Wooden Paddle Repair

I have two wooden paddle repair questions:

  1. My old Redtall cherry beavertail paddle has a one and a half inch vertical crack at the tip. What’s the best way to fix it? Epoxy, fiberglass, wood filler and varnish?

  2. The varnish is worn from the shaft of my Harmony Vapor paddle where I pry off the gunwale while J stroking (hey, Bill Mason says it’s OK to do). Can I just sand and revarnish the worn area, or should I refinish the whole shaft?


If you can see daylight through
the crack, it needs a structural repair, ie. thickened epoxy filler and glassing the blade. If the crack is tight at the tip without clamping, you can probably get away with Titebond TypeIII and a re-varnish. If you don’t keep up with maintaining the tip of a one-piece wood paddle, the end will start to absorb more and more water into its fibers and when it shrinks as it dries between wettings, it loses some of its bond between those fibers, eventually resulting in a “sprung” crack.

As for your shaft, how about just sanding and oiling? If you’re constantly prying off your (aluminum?) gunnel, you’re probably gonna end up with chipped varnish again, after a refinish, anyway.

I hate prying hard off gunnels that are harder than my paddles for this very reason.


– Last Updated: Mar-23-09 9:07 AM EST –

1) If the wood near the crack is in good shape, I would sand off the old finish (the whole paddle), tease some Titebond 3 glue into the crack, line it up as best as I could and clamp it until the glue dries. Then I would sand both sides of the blade face to flush and remove all trace of glue. I would build and shape an expoxy resin tip protector for this paddle and then use 3 oz fiberglass cloth and epoxy resin to glass the blade on both side from 2" above the crack to the tip. Sand to smooth and then I would apply 5 spray coats of spar polyurethane to finish to the whole paddle.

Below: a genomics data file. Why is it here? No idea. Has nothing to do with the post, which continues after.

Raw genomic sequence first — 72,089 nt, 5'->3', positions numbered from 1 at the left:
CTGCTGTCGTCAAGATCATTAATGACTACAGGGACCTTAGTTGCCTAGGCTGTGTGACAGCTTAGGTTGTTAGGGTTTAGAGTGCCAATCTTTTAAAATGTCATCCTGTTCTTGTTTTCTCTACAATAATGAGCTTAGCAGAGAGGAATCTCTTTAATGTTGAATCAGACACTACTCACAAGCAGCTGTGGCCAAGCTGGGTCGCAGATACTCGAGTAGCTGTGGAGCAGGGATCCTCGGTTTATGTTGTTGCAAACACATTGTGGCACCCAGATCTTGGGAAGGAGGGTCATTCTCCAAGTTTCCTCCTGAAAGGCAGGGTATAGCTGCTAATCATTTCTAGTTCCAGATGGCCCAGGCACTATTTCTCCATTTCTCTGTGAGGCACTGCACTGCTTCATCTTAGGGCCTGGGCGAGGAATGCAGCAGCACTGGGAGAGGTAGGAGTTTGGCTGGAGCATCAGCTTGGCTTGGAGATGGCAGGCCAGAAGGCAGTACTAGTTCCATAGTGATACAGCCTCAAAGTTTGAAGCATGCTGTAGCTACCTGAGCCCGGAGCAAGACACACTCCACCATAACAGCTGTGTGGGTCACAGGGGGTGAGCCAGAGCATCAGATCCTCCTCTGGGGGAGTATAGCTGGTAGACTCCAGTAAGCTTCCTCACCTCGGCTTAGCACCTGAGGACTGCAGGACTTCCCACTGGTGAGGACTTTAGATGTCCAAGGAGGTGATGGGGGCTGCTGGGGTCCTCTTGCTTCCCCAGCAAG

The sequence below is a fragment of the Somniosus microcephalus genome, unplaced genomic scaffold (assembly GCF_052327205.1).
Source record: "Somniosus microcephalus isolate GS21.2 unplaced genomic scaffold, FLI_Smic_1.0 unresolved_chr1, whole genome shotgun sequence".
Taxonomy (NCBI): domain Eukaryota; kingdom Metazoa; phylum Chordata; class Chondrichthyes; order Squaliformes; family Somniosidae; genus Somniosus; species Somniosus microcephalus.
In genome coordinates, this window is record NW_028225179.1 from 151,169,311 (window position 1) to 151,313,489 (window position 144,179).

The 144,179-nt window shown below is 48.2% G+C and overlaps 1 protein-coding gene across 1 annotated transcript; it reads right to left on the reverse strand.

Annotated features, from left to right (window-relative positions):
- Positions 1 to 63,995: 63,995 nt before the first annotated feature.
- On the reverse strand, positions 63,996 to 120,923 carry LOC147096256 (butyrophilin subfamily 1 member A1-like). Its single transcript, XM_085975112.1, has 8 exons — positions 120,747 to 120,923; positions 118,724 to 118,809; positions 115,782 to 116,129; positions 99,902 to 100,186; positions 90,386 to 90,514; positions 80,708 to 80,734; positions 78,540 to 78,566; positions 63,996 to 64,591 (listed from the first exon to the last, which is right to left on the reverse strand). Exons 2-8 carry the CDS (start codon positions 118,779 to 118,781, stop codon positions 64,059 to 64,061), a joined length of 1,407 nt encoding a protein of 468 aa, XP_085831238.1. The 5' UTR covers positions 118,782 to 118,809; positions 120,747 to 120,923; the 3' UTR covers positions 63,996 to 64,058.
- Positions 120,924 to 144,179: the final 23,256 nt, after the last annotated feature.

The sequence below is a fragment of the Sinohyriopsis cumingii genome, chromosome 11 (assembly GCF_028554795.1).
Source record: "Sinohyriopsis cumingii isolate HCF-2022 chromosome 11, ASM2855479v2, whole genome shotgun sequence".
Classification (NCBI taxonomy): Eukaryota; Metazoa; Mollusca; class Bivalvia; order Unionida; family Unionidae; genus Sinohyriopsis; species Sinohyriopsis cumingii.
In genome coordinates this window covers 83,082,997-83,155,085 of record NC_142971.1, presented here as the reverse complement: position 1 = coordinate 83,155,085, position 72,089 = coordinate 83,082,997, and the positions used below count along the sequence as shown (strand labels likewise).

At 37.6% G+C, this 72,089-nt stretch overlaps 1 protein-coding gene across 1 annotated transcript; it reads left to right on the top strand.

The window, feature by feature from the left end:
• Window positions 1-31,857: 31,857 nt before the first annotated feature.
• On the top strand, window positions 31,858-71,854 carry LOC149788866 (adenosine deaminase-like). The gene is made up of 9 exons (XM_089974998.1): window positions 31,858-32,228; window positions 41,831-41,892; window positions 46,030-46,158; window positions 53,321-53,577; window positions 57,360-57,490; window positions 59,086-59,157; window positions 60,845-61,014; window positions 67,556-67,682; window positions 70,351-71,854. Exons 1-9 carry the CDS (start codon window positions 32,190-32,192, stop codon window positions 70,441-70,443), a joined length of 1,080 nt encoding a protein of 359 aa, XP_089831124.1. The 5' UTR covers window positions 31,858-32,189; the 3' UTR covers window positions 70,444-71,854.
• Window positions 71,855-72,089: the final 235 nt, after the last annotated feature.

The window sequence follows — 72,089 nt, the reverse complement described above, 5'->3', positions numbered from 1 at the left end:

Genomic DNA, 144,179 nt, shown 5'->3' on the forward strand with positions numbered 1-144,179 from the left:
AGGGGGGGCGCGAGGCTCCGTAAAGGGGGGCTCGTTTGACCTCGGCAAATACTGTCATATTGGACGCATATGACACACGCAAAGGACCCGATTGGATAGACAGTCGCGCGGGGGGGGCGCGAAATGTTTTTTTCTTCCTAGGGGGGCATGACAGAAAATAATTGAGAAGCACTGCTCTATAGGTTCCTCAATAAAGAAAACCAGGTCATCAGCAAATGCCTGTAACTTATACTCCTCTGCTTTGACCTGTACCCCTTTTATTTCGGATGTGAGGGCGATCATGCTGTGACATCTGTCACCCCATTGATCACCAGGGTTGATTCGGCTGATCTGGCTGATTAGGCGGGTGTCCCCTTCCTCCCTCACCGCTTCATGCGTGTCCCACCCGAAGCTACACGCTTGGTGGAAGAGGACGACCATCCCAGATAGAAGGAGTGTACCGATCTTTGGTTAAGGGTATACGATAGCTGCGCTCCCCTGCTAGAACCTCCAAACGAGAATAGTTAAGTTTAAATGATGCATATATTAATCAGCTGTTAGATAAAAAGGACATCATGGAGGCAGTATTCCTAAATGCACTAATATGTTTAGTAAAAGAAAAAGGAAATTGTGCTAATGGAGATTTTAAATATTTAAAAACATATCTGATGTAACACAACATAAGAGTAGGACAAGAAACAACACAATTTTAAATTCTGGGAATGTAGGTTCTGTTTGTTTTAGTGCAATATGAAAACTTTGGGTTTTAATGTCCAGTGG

2) The problem with doing a spot finish is the new varnish won't blend (feather out) well with the old and if you are a perfectionist, this transition from old to new is noticeable. Further, new varnish does not bond well with old unless the old is roughened up. But you can make-do by just varnishing up the bare wood for now and using the paddle for a while, but make refinishing the whole paddle a priority sometime in the next few winters.

Paddle repair
Both posts above have excellent advice and just about cover the subject.

Only thing I can add is to carefully look at the split after you glue with epoxy or Tightbond. Usually the split extends a bit farther than the point you can get those glues into. Varnish will probably cover this, both figuratively and literally, but I go one step farther and use thin super glue in the remaining trace of the split and then varnish…


Thanks guys
Exactly the information I needed.